How to Hide an Electrical Box
Our electrical consumer unit is in the corner of our living room. Obviously the last thing we wanted was a shiny cabinet on display, so we had to come up with some way of disguising it. Our solution was to box it in with a cabinet, which had the added benefit of providing us with a bit of storage too.
If you’re looking to do something similar, here’s how to do it:
- Start by deciding the material you want to build the cabinet out of. We used high white gloss effect furniture board. It’s around 15mm thick. We also bought a door (as opposed to more furniture panel) for the cabinet too as these have pre-formed edges We also wanted some feature doors so we used solid ash doors which we plained down to the same thickness as the furniture boards. If you’re using wood then it’s worth being aware that wood is very prone to warping. You’ll need to make sure it’s dried properly so that it’s stabilized and doesn’t twist or shrink.
- Sketch out the layout of the cabinet so that you know the size of each panels. We build one large area around the cabinet, followed by two small ones to the right, with a feature shelf in between. We left the cabinet backless with plenty of room around the electrical consumer unit so that an electrician can get to it to work on it, or in case we ever expand the unit (if we get solar panels for example).
- Cut all of your panels to size. Consider where you’re making your cuts and edges: you’ll be able to add iron on strips to the edges to give the panels a ‘finished’ look, but they’ll never look as good as the actual edges that the panels come with, so wherever possible try and make sure you have the good edge on show, and hide the bad edge. Make sure your tools are sharp too, you don’t want to be using a blunt blade as you’ll get a terrible finish on the cut.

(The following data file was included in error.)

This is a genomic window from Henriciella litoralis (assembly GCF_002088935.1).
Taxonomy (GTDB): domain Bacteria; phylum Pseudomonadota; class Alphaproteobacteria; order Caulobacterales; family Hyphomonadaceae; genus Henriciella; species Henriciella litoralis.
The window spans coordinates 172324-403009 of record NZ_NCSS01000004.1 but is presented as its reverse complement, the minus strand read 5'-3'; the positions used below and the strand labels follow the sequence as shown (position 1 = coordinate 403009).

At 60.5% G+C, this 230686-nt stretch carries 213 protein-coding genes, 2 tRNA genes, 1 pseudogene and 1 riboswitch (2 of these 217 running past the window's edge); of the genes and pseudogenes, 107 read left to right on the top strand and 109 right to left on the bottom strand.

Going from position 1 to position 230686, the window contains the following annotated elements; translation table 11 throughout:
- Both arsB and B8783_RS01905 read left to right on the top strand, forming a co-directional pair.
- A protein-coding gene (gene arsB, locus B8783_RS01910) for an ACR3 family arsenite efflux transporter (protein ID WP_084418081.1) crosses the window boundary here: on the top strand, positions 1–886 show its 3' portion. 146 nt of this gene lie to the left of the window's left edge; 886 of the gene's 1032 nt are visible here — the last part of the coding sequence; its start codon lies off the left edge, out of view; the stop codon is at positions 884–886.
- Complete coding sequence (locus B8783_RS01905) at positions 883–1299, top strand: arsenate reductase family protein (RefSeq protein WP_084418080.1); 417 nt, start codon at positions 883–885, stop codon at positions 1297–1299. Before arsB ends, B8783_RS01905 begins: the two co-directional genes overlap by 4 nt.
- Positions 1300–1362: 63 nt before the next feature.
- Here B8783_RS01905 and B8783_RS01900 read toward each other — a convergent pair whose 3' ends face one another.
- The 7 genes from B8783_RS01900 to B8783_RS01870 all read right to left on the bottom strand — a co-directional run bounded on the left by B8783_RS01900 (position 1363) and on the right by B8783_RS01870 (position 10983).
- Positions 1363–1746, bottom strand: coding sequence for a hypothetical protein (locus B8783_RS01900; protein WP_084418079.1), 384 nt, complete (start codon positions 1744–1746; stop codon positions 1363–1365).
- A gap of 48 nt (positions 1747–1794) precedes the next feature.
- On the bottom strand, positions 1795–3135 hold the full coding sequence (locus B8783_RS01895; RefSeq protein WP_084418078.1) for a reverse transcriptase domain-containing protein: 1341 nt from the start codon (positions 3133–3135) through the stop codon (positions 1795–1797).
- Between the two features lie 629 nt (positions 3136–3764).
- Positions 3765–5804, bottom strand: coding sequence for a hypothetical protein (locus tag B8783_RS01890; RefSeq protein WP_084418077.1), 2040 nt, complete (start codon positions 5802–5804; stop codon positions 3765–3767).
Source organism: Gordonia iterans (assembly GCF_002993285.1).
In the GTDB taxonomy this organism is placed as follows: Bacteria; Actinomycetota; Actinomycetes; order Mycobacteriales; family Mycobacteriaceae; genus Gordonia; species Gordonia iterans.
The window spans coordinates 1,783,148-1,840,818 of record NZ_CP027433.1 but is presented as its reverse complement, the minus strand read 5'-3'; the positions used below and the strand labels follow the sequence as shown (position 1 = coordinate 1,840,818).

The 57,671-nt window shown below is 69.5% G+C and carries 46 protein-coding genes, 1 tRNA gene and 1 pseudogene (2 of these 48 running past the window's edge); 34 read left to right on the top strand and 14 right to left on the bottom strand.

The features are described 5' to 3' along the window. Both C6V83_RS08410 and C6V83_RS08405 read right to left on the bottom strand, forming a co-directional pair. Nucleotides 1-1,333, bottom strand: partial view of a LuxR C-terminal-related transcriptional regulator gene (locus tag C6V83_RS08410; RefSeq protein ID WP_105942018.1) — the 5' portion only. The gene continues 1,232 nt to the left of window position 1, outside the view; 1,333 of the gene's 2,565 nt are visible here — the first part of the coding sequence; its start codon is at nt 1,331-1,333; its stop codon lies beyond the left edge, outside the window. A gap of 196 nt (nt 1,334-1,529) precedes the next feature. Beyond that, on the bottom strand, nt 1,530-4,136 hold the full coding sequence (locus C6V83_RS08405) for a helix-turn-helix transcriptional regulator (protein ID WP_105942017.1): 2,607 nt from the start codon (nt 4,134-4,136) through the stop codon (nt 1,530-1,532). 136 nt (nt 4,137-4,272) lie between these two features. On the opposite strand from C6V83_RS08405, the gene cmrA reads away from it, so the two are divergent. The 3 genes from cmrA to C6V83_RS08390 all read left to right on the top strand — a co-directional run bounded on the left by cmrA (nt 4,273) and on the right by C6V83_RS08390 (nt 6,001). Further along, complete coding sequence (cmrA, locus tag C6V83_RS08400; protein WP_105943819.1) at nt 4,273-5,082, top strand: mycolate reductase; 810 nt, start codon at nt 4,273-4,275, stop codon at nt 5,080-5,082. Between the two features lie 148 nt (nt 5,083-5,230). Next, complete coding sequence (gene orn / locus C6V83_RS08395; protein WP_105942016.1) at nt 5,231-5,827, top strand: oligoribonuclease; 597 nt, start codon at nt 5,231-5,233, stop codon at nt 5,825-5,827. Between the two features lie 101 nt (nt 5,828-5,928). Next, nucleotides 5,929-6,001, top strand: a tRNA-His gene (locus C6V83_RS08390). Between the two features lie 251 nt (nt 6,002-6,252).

- Consider how it’ll fit around skirting. We have a double panel on one side so that it’s flush to the wall, but so the doors still open without hitting the skirting.
- Connect the panels – all of our joints were glued and doweled, but we added L-shaped furniture brackets inside to add extra strength.
- Before you secure it in place, consider what you’ll have on top of the cabinet. We have a Google home and a lamp on ours, both of which have wires running into the cabinet. As it’s in the corner, we have a hole in the back corner to feed these through, but if you were building a cabinet that would sit in the middle of a wall then you could always make a semi-circle shape in the middle at the back.
- You could stand your cabinet on the floor, or you could also give it ‘feet’. We added small ones to the middle of our unit as we preferred it to have a ‘floating’ appearance.
- Secure brackets to the back of the cabinet to fasten it to the wall so children can’t pull it over.
- Think about your handles. We wanted ours to look minimal, so we have push fit openings but obviously traditional handles would be an easy fix too.
- Consider whether you need to keep the cabinet extra secure. We have two young kids in the house and we don’t want them being able to get anywhere near the electrical unit. To prevent this, we have a magnetic child proof lock so that they can’t get through the door. It sits on top of the unit so we have it near by for when we need it.
- And finally if you want to fill the cabinet with electrical appliances that generate heat, be mindful that they might overheat and it would be wise to build a vent into the cabinet.
It’s really important to be aware that under no circumstances should you ever remove the front cover of your consumer unit.
Have you had to make furniture to hide things in your own home? Do you have any quirky solutions?